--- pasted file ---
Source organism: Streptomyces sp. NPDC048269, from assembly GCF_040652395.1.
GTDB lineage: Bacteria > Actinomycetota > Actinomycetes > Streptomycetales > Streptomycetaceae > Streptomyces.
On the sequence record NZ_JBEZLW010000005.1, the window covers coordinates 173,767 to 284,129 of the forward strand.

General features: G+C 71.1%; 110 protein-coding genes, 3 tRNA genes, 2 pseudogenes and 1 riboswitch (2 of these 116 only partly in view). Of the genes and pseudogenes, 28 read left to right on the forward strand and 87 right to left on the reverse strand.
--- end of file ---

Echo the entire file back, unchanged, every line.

Source organism: Streptomyces sp. NPDC048269, from assembly GCF_040652395.1.
GTDB lineage: Bacteria > Actinomycetota > Actinomycetes > Streptomycetales > Streptomycetaceae > Streptomyces.
On the sequence record NZ_JBEZLW010000005.1, the window covers coordinates 173,767 to 284,129 of the forward strand.

General features: G+C 71.1%; 110 protein-coding genes, 3 tRNA genes, 2 pseudogenes and 1 riboswitch (2 of these 116 only partly in view). Of the genes and pseudogenes, 28 read left to right on the forward strand and 87 right to left on the reverse strand.